What’s another good title for this blog post?
a) Testmas: the holiday no one wants to celebrate
b) Actual teaching vs. the government’s ideas of teaching
c) Have another cup of coffee and while you’re at it grab a cinnamon bun too
d) All of the above or none of the above, who really goes around renaming things?
I’m working on a unit right now that I am strangely excited about. That’s right, its my standardized test as a genre unit. I’m strangely excited because, as I’m compiling and organizing the notes that I took during my meeting with my super colleague, Michelle, I see a lot of great teaching. Here’s why, it’s preparation, not PREP.
Prep is when you throw away your usual curriculum and pull out the test books. Kids sit in desks, take test after test, and go insane with boredom. No actual teaching occurs. Sure they might do passable on the test, but they don’t actually know how to do anything else. This would be fine if every opportunity in life had four lettered choices.
Preparation is when we examine the authentic quality teaching we’ve been doing all year and think about what adjustments or “tweaks” we need to make in order to help students transfer their skills to the test. For example, pointing out that the feature articles they just wrote are “Expository” and asking them to articulate why they wrote them “to inform or persuade.” It seems silly, but when I pointed this out to my class a light bulb went on over half of their heads. I didn’t need to inundate them with prompts and passages and questions. I just needed to explicitly teach some vocabulary.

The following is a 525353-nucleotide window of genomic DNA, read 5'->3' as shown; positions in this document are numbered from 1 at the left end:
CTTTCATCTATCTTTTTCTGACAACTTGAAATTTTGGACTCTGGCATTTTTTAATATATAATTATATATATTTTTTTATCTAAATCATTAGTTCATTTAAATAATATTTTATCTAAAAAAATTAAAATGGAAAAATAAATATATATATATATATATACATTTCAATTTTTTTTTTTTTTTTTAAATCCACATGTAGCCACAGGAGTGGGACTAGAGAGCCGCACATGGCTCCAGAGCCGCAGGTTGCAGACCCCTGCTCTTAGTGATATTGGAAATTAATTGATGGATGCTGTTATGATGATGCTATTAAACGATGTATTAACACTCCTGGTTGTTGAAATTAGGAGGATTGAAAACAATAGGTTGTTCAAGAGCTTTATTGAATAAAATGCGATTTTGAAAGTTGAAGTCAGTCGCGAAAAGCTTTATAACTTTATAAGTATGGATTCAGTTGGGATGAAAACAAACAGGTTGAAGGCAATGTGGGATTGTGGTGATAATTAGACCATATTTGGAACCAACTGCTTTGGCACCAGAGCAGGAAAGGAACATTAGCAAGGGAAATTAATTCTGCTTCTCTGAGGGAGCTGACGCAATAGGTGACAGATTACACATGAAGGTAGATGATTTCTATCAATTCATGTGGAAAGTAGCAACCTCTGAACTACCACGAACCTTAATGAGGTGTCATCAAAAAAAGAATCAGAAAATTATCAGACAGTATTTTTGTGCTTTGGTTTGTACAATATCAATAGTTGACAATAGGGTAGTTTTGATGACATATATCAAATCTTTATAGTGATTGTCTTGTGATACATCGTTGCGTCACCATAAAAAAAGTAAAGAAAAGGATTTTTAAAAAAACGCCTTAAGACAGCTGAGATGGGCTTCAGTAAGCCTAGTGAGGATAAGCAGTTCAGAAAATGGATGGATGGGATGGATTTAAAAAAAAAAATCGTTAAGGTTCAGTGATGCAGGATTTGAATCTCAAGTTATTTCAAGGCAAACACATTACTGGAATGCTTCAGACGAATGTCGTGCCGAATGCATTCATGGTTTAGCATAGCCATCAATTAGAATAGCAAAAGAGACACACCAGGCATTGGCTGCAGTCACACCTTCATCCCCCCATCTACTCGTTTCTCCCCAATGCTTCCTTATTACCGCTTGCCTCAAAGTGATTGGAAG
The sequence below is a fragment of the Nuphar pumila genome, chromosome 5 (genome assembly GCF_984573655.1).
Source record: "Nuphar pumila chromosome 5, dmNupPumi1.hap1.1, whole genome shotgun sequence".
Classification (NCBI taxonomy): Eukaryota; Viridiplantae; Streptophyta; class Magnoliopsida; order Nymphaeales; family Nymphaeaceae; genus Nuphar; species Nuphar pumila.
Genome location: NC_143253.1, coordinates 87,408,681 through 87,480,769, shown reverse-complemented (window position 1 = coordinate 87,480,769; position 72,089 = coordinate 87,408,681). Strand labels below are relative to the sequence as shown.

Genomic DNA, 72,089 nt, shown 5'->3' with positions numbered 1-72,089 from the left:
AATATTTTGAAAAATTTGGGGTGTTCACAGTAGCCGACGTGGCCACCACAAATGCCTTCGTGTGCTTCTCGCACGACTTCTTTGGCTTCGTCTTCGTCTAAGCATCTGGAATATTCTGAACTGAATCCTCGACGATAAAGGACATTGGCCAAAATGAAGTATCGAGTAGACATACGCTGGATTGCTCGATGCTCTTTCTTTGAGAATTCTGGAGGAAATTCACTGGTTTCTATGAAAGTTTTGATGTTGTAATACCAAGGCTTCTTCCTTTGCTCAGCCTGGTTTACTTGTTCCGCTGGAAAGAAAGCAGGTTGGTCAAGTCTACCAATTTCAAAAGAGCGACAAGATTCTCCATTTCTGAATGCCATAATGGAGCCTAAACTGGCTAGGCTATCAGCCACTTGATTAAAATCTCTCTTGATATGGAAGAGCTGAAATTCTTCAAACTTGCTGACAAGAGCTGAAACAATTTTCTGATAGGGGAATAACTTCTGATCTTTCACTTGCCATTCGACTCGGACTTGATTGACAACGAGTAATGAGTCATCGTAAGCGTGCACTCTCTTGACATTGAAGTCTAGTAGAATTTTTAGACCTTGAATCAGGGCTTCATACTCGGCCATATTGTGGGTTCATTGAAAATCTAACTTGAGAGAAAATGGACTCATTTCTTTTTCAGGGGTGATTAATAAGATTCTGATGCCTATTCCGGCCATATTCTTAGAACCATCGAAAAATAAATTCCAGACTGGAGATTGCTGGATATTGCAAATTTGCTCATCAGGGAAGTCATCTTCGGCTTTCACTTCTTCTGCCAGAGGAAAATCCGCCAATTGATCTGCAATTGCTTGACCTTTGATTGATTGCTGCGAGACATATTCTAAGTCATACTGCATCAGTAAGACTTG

I thought about how I prepare for tests, the most recent being the National Board Assessments I took last Spring. (shudder) Here’s is my process.
- Research: What will I be asked to do? What do examples of the test look like? What do examples of “quality” responses look like? (Quality is in quotation marks because I don’t really consider test writing to be of any real literary or creative quality.)
- Practice & Reflect: I do a few practice tests and then reflect on what I seem to know and what I need to work on. Timely feedback helps me to use the test as part of my learning tool so I don’t waste time.
- Build Confidence: As I do these things I start to get the sense that I am the most amazing test taker in the world and I will clearly succeed. That might be a slight exaggeration…
- Compile: For written tests I compile a list of essential things to remember to include. Sometimes I even make a cute little acronym. No I won’t give any examples for fear of embarrassing myself.
- Chill Out: That’s right. About a week before the test I chill out or chillax as the kids say these days. I might re-read some of my better written responses to keep the flavor of them in my mind. I might chant out my little acronym while in the shower, but for the most part I just forget about it.
So this is what I plan to help my students do, while sacrificing not one minute of content or writing time. I will make it as interesting and engaging as I can, and I’m not talking about fun and games, I’m talking about engaging learning styles. I will model and think aloud so that my students can benefit from my years of developed test taking strategies. I will be their cheerleader and as soon as the Testmas season is over, we are going to have some real educational fun!
The reason the author most likely wrote this blog post was to…
Z) amuse herself